Similarities outweigh differences on Middle East peace mission

Will Sherer of Old Lyme and Gabe Mahler-Haug of Branford meet goats at a local residence near Beit Sahour, West Bank, Palestine.

Members of the First Congregational Church of Old Lyme quite literally offered an olive branch to the peoples of Israel and Palestine last month as they planted olive trees in Hebron with the Christian Peacemaker Team during their "Tree of Life Journey" to Israel.

Along with Reverend David Good, 37 people, ranging in age from 8 to over 80, traveled throughout Israel and to the occupied territories of Palestine. This is the church's seventh mission to the Middle East since Sept. 11, 2001.

The group visited ancient historic sites and met with individuals, organizations and schools with the common mission of ending the conflict and bringing peace to the troubled regions.

Among the younger folks on the journey were 8-year-old Isabella (Bella) Hine, a third grader at Lyme Consolidated School, and 14-year-old twins Abigail and Hugh Cipparone, freshmen at Lyme-Old Lyme High School.

Prior to the trip, the Cipparone family held fundraisers at LOLHS and the Second Congregational Church of New London, of which they are also members. As a result they brought nine "heavy" suitcases filled with supplies to schools in the occupied territories.

Abigail and Hugh traveled with their father Joe Cipparone -also his first trip-and Bella traveled with her mother Allison Gerber Hine and grandmother Carleen Gerber (the church's associate minister), who have gone on the Tree of Life Journey in previous years.

Abigail said she went on the trip to educate herself.

"I wanted to learn more about what they were doing to make peace, and about the conflict itself," she explained.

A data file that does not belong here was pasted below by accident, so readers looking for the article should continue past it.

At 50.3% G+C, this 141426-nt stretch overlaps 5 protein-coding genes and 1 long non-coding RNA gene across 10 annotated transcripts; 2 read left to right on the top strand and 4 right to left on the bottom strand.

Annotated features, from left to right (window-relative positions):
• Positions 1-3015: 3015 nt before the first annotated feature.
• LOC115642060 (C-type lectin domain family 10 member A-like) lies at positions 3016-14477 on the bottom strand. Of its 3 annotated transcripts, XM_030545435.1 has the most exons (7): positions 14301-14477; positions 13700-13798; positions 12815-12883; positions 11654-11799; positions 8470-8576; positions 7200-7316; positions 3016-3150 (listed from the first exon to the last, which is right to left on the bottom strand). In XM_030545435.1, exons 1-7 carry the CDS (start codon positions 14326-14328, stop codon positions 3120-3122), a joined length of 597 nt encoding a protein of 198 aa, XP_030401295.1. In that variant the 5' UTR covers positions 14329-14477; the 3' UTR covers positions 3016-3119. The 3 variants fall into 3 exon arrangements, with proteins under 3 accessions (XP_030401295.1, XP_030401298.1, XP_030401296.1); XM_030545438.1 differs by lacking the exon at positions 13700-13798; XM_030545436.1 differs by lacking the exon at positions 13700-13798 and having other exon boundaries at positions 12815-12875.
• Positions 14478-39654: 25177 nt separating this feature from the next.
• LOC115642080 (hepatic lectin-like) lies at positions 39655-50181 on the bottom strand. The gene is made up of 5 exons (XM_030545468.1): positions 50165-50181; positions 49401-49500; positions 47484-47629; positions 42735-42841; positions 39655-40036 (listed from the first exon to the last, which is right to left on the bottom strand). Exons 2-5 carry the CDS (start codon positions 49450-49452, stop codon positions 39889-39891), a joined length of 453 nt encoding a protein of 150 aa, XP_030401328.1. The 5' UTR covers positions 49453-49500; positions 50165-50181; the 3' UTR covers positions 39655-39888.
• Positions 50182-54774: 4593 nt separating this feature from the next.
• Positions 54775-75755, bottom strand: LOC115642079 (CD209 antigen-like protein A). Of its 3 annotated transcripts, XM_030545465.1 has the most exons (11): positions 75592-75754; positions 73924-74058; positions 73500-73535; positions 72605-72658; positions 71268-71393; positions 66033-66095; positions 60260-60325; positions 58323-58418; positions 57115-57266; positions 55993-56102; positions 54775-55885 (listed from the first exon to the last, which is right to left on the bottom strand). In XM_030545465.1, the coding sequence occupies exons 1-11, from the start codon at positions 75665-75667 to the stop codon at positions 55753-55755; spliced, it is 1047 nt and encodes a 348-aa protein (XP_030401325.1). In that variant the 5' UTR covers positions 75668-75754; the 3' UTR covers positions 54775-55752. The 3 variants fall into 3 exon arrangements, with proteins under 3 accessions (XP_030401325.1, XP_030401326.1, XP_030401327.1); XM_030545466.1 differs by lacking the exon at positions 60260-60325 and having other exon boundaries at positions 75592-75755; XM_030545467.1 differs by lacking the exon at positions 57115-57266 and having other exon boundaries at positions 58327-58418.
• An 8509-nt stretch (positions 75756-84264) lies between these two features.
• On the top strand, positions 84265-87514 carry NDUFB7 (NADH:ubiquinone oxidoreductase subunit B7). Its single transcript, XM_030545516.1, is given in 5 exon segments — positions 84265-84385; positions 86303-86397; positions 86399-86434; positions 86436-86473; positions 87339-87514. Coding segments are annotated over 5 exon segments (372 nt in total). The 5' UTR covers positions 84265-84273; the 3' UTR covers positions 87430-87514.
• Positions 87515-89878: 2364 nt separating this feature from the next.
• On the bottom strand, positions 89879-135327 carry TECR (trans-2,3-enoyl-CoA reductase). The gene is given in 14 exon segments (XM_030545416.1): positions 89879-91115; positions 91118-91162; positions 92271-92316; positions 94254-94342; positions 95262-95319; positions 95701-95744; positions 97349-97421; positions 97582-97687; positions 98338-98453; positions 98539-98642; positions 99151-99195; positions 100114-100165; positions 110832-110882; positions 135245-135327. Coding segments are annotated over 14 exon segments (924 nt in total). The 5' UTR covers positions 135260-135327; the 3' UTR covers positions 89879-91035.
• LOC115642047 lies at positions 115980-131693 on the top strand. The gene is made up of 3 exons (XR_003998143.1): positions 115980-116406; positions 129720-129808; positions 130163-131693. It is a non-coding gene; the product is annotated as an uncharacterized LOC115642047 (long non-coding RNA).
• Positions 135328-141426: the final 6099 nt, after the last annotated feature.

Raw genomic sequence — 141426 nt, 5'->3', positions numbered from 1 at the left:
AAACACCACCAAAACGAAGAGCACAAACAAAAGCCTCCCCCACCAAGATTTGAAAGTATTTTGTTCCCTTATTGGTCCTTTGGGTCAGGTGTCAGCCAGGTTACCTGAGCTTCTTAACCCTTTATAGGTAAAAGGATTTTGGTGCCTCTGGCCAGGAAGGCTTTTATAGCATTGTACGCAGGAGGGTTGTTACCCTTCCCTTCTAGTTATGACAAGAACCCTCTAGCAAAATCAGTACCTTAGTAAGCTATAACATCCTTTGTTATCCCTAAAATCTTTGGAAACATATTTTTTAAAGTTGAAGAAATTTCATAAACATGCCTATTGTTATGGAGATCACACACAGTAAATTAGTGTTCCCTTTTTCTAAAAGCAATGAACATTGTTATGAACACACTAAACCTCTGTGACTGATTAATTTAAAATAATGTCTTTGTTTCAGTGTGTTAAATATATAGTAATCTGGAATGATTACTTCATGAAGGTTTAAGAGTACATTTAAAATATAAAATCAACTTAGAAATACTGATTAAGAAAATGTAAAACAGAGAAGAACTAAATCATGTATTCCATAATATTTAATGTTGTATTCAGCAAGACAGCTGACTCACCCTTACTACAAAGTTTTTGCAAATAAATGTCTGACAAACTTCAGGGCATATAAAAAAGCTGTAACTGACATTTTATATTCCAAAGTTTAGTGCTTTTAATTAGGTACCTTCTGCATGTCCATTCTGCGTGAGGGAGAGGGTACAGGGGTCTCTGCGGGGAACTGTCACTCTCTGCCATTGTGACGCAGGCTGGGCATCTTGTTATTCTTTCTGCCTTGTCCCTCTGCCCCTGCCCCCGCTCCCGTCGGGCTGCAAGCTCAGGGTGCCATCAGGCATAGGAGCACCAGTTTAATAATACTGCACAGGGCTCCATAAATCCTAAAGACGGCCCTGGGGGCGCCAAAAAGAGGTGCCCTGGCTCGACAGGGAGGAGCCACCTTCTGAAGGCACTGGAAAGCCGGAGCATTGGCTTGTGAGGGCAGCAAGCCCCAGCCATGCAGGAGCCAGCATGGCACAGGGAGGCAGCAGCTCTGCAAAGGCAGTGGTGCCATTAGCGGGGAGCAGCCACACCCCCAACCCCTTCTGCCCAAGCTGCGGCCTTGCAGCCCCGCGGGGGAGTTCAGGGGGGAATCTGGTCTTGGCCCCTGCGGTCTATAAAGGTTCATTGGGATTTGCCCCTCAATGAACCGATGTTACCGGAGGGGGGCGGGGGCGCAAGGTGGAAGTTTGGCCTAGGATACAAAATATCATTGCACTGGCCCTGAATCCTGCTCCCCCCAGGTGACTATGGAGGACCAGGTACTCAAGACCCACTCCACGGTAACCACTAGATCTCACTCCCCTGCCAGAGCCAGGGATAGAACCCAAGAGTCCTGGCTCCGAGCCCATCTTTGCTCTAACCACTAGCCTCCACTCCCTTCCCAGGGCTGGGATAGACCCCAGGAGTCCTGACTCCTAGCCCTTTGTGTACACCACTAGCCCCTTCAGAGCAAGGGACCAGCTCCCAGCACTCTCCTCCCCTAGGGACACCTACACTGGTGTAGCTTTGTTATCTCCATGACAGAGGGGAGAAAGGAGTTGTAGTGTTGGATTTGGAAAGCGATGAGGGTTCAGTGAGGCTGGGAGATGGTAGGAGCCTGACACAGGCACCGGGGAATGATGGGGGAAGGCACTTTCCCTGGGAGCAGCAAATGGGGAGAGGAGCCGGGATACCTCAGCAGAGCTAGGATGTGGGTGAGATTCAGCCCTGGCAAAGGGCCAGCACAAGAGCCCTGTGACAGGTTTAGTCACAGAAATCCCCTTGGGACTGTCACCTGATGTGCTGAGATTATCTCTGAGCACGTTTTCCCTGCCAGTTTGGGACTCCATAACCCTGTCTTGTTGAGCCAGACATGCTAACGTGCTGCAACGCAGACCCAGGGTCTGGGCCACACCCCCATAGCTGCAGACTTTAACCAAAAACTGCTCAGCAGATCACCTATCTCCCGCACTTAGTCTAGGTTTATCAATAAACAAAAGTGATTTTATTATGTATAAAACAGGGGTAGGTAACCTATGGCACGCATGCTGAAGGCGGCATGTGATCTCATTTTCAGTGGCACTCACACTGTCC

"I wanted to learn more about the culture," Hugh added, noting that he wanted to go on the mission before Rev. Good retires in June.

"My mom and grandma had gone on the trip," Bella said. "I wanted to see it for myself."

The young people came back having seen, heard, and learned things they never expected.

"I learned about the settlements and how the people are treated," Bella said.

Abigail described visiting a refugee camp in Bethlehem.

"I thought it would be all tents, but it was very squashed apartment buildings-kind of like a ghetto," she said. "So many people in one tiny area."

Despite the conditions, Abigail said she was amazed by how vibrant the culture still is.

"We met with Bedouin people and they taught us about what they ate, and did a Debka (dance) for us. I learned how happy you could be, even under occupation," she said.

Hugh explained that they each went to a homestay-where volunteers offered them accommodations.

"I thought it would be tough," he said. "We don't speak their language. The (kids) invited me to go out on the town with them. I realized it was just a different language, but otherwise, they're no different than (teenagers) here."

"They love to watch 'Arabs Got Talent,' like we watch "America's Got Talent,'" Abigail added. "It struck me how similar we are."